Mayor wants more funding to get Edmonton homeless plan back on track

Edmonton Mayor Don Iveson said Monday the city can still end homelessness by 2020, but only if the provincial and federal governments help pay for key programs.

'Even if we start investing today in a significant way, those units won't be up and operational in time'

Mayor Don Iveson said Edmonton's plan to end homelessness can still be achieved but only with the help of the provincial and federal governments. (Gareth Hampshire CBC News)

Edmonton Mayor Don Iveson is calling for big investments from the provincial and federal governments to help the city meet its goal to end homelessness by the end of 2020. 

While Iveson said the plan has made significant strides since being launched in 2009, he said the other levels of government have not been as committed to it as he had hoped.

"Five or six years ago there was about $100 million of investment coming in from provincial and federal governments to build new housing units," Mayor Iveson explained in an interview with CBC News. "That declined to the point where the number was zero."

Edmonton's latest homeless count in Nov. 2016 identified 1,752 people as being homeless in the city.

That represented a 43-per-cent reduction in the number of people who were living on the street before the plan began in 2009.

Iveson said there is still work to do.

The plan, "A Place to Call Home," called for about $1 billion to be spent on supportive housing and 1,000 units to be created for those with nowhere else to go.

Today, only about one-quarter of those funds have been spent and only 213 permanent supportive housing units have been built — roughly one-fifth of the original target.

"There are three years left. If we can build them all in that period of time we can still end homelessness within that period of time," said Iveson.

The permanent supportive housing model is one that often requires staff to help those dealing with mental health issues and addictions.

Mayor Iveson said there is a pressing need for new funds to build permanent supportive housing

Unlikely that plan can meet its goals in time

Iveson said Edmonton is hoping to see a new commitment from both the provincial and federal governments in their upcoming budgets.

Mayor Iveson said funding levels from the provincial government are gradually bouncing back but Edmonton is still hoping for about $200 million in combined new funds from the province and the feds to tackle the issue.

Iveson said he is hoping for those funds to be in the region of $21 million per year for the next 10 years.

While it's a big ask, Iveson said funds devoted to affordable housing will lead to a reduction in the number of hospital visits that often happen with people living on the street.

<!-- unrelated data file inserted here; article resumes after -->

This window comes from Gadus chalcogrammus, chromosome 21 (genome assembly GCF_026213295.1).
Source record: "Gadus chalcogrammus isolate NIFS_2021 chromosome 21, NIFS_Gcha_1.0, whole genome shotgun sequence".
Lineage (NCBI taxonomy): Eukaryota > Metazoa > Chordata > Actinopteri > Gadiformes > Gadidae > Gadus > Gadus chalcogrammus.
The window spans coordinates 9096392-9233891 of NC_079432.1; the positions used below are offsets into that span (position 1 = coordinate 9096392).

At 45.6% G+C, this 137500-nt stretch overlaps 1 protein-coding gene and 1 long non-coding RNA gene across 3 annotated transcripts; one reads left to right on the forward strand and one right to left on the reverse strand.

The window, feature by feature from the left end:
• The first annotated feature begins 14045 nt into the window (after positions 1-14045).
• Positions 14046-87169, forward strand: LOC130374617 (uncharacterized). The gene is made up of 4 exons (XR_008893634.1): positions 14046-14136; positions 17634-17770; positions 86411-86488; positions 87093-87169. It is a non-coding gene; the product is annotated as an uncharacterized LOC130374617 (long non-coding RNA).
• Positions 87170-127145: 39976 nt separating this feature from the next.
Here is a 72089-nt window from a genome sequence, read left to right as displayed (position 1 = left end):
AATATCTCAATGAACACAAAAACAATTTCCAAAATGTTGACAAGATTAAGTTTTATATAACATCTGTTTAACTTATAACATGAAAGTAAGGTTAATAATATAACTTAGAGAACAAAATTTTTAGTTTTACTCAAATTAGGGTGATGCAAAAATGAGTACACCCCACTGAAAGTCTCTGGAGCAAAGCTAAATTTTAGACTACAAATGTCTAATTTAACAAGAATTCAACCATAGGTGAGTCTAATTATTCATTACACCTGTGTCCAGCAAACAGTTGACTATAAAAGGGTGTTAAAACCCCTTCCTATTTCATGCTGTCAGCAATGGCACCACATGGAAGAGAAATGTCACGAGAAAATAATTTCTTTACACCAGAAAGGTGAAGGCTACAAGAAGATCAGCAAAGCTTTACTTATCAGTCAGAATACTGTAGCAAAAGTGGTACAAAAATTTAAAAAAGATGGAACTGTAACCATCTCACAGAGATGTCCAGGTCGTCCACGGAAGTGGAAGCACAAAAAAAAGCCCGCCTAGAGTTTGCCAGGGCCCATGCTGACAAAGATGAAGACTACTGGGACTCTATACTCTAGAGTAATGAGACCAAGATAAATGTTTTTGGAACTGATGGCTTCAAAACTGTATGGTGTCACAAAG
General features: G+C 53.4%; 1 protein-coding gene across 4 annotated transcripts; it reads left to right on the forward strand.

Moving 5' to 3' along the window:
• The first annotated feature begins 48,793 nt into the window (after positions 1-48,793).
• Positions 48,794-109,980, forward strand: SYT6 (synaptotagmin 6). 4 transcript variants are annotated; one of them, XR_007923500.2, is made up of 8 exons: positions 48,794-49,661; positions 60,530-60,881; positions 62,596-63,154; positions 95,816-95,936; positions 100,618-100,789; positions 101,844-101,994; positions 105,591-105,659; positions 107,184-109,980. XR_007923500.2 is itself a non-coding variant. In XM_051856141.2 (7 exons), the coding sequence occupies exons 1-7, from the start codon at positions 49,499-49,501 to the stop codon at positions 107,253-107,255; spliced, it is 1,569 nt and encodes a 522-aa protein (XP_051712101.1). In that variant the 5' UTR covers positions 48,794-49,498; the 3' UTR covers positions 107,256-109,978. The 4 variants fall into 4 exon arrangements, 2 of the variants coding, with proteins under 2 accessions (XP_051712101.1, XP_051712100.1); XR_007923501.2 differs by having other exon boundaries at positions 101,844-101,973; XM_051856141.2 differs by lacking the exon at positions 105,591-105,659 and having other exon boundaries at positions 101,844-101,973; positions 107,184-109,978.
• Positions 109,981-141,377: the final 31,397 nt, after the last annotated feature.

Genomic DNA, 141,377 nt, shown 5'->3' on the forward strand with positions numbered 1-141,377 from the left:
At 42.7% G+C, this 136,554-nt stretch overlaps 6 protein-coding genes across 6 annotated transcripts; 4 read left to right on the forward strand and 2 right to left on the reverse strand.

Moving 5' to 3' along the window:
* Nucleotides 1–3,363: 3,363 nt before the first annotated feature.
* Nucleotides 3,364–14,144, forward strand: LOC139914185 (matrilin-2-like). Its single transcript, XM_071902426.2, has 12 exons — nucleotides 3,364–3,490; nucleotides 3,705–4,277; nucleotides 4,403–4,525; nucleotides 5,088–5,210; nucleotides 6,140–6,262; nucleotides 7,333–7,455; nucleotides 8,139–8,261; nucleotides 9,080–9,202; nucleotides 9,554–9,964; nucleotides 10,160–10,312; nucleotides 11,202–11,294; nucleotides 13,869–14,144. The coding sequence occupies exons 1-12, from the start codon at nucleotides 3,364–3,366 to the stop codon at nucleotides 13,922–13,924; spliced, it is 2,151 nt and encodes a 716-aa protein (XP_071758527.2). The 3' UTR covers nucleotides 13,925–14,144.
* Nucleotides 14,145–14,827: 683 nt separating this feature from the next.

But even if the money was made available today, those who work with the homeless on the front lines say it's still unlikely the plan to end homelessness can meet its goals in the timeline that was originally set out.

"Even if we start investing today in a significant way, those units won't be up and operational in time to make that change," said Jordan Reiniger, program director with Boyle Street Community Services.

Reiniger said there are long wait lists for every supportive housing project and agrees with Mayor Iveson that building the remaining 800 units initially planned should be a major priority.

"A lot of the folks we're supporting are dealing with mental health challenges, substance dependence challenges and physical health challenges sometimes all at the same time," said Reiniger adding that housing with specialized staffing and support can help in those cases.

15,000 Albertans waiting for affordable housing  

Reiniger said the plan to end homelessness has led to new strategies which have made a difference.

As part of its final push over the next three years, the city is asking Edmontonians to fill out a survey on its endhomelessnessyeg.ca website looking for new ideas and feedback about how the program is going.

"I think Edmontonians' commitment to this work is very strong," said Iveson.

The Notley government said it remains committed to dealing with the homeless issue and has been increasing funding levels since coming to power in 2015.

A spokesperson for the department of Community and Social Services said funding for supportive housing programs has doubled from 2009 levels to $77 million in 2016.

In addition, the Alberta government said it has increased funds to the group Homeward Trust which supports housing projects in Edmonton.

The province said 15,000 Alberta families are currently on a waiting list for affordable housing. It said it intends to spend $1.2 billion over the next five years to build new affordable housing units throughout the province.